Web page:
For a healthier version of this carb-loaded food, try switching the standard flour out for whole wheat, for some more complex carbohydrates and fiber. You’ll need:
· 4 cups of whole wheat flour
· 1 teaspoon of salt
· 2 ½ teaspoons of active yeast
· ½ cup of honey
· ½ cup of olive oil
· 2 eggs
· 1 cup of warm water
· ½ cup of raisins
· 1 tsp of cinnamon
In a large bowl, stir the flour, salt, and yeast together until they’re fully mixed. Stir the olive oil, water, eggs, honey, and raisins in another bowl, adding your cinnamon into the mixture. Combine the wet and dry ingredients together until they form a dough, then knead the mix onto a floured surface for about 10 minutes. Form the dough into a ball, then place in a lightly oiled bowl, with plastic wrap over the top so it can rise.
Once the dough has doubled in size, knead it a few times to remove the bubbles, then cut into two pieces. Set one piece of dough aside under a cloth while you shape your first loaf. You’ll need to roll three separate sections of your dough into long ropes so you can braid them together, then place them under a piece of plastic wrap again so they can rise. Coat the loaf in a small amount of egg yolk to give it a glossy finish, then bake until golden brown.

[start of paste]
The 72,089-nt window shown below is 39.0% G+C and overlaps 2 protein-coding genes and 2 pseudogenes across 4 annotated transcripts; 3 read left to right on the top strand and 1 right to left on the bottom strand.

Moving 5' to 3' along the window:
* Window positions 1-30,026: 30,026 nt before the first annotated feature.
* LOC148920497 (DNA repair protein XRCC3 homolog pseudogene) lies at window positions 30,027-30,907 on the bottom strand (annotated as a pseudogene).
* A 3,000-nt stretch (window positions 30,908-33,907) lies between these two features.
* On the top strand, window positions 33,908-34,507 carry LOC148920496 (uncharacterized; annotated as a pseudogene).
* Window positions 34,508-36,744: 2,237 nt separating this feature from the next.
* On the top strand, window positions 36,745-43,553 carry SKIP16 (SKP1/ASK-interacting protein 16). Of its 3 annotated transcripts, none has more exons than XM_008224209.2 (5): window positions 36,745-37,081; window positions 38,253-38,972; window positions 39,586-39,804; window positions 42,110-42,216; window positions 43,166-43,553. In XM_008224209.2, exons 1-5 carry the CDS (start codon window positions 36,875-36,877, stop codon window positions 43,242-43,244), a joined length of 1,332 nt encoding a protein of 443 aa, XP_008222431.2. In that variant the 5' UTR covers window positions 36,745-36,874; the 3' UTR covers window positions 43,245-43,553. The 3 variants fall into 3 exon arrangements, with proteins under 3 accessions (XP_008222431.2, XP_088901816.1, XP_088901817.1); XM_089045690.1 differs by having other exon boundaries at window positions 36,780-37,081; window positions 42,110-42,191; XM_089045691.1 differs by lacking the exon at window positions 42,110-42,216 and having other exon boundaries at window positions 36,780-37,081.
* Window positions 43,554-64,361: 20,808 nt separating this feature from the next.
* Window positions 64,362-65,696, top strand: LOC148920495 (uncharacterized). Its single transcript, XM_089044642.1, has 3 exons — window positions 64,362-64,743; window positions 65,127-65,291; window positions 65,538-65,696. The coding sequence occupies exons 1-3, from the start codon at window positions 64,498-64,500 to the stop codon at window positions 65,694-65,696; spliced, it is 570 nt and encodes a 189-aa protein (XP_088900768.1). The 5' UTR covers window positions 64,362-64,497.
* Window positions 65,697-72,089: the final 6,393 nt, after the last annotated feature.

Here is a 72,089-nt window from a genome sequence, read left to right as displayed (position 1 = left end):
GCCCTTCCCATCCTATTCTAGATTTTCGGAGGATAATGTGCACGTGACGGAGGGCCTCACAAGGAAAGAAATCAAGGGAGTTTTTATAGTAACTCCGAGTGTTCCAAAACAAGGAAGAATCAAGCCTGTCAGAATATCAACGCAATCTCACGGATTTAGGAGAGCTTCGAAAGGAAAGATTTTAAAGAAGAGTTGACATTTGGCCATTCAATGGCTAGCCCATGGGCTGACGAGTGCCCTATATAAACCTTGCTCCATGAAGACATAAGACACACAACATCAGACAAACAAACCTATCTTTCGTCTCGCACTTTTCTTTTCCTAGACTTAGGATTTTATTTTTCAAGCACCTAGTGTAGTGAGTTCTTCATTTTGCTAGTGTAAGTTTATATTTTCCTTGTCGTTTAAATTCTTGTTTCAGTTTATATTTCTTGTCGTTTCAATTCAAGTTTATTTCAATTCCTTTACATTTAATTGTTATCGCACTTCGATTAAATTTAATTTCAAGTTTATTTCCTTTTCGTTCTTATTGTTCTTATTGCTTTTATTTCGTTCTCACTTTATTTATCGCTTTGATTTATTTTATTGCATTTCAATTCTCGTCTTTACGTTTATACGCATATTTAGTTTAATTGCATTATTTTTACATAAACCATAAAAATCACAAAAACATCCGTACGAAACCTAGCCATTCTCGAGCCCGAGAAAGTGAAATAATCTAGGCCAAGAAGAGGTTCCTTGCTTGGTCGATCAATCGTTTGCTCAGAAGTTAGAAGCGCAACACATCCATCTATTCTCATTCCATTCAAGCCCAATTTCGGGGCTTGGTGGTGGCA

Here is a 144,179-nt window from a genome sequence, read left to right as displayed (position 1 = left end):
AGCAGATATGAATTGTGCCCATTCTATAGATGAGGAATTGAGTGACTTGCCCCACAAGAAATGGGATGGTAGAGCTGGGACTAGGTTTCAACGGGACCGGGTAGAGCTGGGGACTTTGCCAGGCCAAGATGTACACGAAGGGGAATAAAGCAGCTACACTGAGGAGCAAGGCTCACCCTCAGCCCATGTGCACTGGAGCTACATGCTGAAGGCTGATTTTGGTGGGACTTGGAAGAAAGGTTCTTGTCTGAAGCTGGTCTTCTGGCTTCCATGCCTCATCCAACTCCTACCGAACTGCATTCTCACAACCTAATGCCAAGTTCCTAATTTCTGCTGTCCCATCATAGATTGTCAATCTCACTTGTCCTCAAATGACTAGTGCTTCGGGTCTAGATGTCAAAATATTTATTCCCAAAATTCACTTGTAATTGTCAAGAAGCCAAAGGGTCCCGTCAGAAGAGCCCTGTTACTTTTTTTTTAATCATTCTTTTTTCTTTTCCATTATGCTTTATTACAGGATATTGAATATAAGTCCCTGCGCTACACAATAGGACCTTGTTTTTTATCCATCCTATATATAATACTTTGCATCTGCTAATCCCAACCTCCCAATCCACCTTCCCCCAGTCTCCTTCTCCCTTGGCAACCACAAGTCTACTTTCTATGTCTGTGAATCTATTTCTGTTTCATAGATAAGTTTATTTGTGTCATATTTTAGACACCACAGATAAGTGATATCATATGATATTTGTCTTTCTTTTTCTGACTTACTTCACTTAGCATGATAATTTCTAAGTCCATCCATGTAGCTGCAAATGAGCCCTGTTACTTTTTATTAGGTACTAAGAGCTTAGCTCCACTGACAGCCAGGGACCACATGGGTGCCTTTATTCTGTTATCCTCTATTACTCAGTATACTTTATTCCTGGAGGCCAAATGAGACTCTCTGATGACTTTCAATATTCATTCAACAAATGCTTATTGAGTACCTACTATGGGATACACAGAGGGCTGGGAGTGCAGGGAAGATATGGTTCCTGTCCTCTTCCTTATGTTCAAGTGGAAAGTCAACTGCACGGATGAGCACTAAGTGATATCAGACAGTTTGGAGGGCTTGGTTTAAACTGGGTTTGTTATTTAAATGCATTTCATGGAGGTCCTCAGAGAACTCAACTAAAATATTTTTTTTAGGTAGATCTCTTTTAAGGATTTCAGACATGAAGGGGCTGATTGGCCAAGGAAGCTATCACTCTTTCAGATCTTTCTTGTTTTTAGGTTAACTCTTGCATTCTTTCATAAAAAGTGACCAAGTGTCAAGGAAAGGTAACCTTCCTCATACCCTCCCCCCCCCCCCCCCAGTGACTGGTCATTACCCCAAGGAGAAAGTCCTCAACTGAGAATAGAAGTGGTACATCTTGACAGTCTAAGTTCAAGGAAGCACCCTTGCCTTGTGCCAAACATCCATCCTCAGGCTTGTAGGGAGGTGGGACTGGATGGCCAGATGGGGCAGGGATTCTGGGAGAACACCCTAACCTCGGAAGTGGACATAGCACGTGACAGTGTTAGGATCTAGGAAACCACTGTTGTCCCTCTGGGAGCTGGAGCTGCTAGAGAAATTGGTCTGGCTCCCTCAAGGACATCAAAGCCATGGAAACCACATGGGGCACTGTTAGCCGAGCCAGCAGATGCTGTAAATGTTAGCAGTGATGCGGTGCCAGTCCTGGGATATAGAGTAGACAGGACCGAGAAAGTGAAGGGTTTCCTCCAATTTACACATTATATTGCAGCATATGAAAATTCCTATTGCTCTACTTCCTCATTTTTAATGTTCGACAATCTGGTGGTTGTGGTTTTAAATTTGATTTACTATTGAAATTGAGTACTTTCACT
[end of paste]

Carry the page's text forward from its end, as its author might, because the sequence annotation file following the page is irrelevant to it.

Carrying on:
Who doesn’t love a tasty Knish? Knish is a fantastic snack to enjoy all-year round, but it can also be a wonderful Hanukkah food, particularly if you’re looking for some wholesome side dishes.
This pastry-based food is often filled with mashed potatoes or cheese, but you can reduce the fat contents by switching your filling for something high in nutrients, such as spinach.
Here’s a great low-fat version of Knish to consider:
· 6 medium russet potatoes
· A handful of fresh spinach
· ¾ cup of minced white onion
· 1 teaspoon of salt
· ½ cup of fat-free chicken broth
· ½ teaspoon of ground black pepper
· 5 tablespoons of low-fat low-salt butter
· 1 tablespoon of chopped chives
· 12 sheets of phyllo dough
Start by peeling your potatoes and chopping them into small cubes. Transfer the potatoes into a large saucepan and boil until soft. Strain the water and mash the potatoes in a large bowl. Sauté your onions in two tablespoons of butter until translucent, and add them to the mashed potato alongside your broth, chives, spinach, salt, and pepper.
Stir everything to combine. Melt the remaining butter and preheat your oven, then slice your stack of phyllo sheets into long rectangles. Add a small amount of potato mixture into the center of each sheet, and roll until sealed. Cook the knish for 40-45 minutes, or until browned.
Enjoy Your Healthy Hanukkah Food
Hanukkah food is one of the best parts of the festive celebration for many families, but it’s worth making sure your feast doesn’t have a negative impact on your diet. With the healthy alternatives above, you can enjoy all of your favorite traditional dishes, without having to worry about what the scales might show in the new year.
Need some help knowing what kind of nutrition you should be focusing on this year? Check your CircleDNA report for insights into the vitamins, minerals, and essential nutrients your body needs more of, based on your genetic makeup.